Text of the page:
LIGO: Laser Interferometer Gravitational Observatory

.. warning:: This is a rough work in progress!! Likely to be factual errors, poor grammar, etc.

.. note: Most of this content is based on a 2002 Caltech course taught by Kip Thorn [PH237]

Noise Sources ~~~~~~~~~~~~~~~~~~~~~~

For initial LIGO, seismic noise dominates below about 60Hz, suspension thermal noise between 60 and 180Hz, and radiation pressure shot noise above 180Hz.

Sensitivity ~~~~~~~~~~~~~~~~~~~~~

Advanced LIGO will use 40kg sapphire test masses with sensitivity of about 10e-19 meters: 1/10000 of an atomic nucleus, 10e-13 of a wavelength, and half of the entire mirror’s wave function.

LISA ~~~~~~~~~~~~~

5e6 km separations between three spacecraft, 1 (astronomical unit, ~1.5e8 from the sun. 1 watt lasers. The heterodyne detection is of the beat frequencies at each spacecraft of the two incoming beams. Doppler shifts of spacecraft must be taken into account, due not only to sun radiation pressure etc, but varying gravitational fields from planetary orbits.

The test masses inside LISA should be free falling and have relative separations stable to 10e-9 cm (10e-5 wavelength of light).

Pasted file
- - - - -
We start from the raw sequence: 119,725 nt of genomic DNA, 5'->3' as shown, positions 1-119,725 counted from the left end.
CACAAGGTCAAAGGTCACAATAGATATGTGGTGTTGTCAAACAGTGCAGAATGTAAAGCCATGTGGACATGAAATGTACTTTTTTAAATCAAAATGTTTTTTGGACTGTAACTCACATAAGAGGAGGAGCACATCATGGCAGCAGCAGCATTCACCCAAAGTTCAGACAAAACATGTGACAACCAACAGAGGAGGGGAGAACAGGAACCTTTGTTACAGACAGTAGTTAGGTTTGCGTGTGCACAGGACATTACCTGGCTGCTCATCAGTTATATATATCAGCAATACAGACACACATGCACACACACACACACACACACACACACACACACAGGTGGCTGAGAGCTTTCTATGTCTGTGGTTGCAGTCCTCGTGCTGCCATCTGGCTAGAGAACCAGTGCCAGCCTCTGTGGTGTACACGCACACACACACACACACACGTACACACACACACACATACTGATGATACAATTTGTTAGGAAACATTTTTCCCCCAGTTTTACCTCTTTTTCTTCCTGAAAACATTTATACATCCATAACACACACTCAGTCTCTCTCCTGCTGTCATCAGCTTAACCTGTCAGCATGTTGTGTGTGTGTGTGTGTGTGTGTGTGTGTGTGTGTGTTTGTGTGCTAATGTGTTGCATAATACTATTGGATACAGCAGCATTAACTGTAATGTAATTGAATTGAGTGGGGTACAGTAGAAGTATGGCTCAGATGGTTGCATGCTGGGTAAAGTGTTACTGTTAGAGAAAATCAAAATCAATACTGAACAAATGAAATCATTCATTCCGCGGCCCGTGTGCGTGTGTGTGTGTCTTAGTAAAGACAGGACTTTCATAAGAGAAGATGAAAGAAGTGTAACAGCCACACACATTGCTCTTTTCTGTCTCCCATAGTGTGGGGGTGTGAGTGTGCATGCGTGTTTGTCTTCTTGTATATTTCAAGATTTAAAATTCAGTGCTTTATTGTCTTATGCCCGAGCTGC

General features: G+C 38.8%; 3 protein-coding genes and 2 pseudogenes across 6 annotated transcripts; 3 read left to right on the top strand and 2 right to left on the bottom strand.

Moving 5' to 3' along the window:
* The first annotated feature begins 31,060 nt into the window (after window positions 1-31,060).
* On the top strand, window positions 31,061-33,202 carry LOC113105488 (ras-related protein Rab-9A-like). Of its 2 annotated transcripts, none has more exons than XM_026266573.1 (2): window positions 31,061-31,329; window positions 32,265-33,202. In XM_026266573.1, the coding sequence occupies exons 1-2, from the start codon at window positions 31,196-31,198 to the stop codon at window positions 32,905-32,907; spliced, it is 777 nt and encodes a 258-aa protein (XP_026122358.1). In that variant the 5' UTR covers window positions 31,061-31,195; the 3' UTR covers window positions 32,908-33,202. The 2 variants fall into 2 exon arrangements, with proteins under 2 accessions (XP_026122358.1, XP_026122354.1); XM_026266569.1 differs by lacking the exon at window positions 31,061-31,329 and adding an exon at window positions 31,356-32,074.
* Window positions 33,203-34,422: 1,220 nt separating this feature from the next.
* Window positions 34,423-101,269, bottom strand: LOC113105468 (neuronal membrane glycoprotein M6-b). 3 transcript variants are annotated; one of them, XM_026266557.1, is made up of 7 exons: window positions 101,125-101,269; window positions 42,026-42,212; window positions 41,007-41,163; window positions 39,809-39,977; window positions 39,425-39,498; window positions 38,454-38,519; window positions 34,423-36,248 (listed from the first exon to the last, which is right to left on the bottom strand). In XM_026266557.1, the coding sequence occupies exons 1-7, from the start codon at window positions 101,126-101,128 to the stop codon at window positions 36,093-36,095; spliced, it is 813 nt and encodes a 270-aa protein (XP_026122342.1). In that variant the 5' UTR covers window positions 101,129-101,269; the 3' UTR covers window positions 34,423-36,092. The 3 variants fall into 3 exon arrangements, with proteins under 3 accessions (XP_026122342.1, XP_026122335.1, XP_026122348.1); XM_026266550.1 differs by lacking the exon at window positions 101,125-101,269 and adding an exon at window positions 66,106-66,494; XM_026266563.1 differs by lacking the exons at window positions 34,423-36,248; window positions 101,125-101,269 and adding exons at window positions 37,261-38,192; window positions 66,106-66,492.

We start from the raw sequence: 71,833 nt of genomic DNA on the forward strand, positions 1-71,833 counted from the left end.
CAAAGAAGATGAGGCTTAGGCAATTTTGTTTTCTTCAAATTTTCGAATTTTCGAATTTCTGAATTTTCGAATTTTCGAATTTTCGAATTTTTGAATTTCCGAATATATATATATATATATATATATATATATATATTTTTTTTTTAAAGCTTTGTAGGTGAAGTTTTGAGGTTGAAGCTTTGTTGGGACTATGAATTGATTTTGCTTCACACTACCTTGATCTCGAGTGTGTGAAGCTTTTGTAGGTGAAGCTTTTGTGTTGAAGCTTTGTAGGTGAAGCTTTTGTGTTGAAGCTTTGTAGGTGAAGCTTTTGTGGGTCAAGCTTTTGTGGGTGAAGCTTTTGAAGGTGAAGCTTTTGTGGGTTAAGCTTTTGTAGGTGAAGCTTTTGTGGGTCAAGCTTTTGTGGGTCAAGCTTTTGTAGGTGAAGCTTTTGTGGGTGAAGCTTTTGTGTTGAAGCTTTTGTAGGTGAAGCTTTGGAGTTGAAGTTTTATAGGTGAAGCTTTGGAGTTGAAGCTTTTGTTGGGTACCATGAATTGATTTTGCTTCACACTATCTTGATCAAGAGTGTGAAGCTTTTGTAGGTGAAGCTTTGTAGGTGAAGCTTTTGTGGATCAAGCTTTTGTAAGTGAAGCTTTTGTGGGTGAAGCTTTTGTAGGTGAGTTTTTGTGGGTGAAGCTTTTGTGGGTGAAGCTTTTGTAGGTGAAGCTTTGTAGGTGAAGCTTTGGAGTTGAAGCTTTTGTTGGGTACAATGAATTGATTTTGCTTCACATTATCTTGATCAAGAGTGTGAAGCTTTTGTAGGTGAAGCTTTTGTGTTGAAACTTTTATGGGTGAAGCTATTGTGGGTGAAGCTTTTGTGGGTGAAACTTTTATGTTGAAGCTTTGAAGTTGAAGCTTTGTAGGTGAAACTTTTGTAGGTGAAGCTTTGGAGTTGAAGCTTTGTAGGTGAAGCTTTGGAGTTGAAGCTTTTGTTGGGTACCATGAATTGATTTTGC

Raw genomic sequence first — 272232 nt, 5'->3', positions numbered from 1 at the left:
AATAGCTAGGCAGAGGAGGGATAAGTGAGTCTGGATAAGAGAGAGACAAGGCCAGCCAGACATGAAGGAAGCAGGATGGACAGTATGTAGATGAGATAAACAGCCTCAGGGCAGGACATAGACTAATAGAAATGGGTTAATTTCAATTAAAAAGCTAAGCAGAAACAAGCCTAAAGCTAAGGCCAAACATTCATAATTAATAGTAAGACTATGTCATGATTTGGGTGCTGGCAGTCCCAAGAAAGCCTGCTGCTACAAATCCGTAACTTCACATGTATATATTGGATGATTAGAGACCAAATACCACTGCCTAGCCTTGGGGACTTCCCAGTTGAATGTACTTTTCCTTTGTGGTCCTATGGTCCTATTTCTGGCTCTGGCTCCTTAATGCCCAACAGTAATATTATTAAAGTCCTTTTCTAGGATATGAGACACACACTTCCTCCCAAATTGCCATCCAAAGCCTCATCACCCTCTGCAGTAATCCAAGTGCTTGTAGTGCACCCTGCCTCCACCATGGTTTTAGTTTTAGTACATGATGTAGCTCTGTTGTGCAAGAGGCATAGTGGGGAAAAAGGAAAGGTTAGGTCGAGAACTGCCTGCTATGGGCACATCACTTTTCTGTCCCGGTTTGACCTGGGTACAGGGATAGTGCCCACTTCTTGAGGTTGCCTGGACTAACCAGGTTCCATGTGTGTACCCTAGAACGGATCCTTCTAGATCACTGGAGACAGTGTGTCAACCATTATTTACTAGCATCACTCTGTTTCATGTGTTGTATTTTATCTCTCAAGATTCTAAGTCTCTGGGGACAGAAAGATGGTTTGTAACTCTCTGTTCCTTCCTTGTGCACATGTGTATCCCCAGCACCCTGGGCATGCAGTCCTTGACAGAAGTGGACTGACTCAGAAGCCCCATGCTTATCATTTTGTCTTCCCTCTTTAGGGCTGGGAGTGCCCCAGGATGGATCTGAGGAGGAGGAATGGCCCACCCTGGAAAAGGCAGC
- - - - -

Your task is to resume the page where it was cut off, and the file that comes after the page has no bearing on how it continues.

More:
LISA’s sensitivity is in the milihertz regime.

.. note: (insert LISA noise curve?)

Data Analysis ~~~~~~~~~~~~~~~~~~~~

Using matched filtering (eg, take cross correlation between two waveforms, integrating their product), frequency sensitivity will be around the inverse of the number of cycles of waveform (for LIGO, around 20,000 cycles, for LISA around 200,000 cycles).

This technique requires known, theoretically derived waveforms (within phase/amplitude). There are other methods when we don’t have good guesses about the waveform we are looking for…


[PH237]: Gravitational Waves (aka ph237), a course taught by Kip Thorne at Caltech in 2002. See for notes and lecture videos.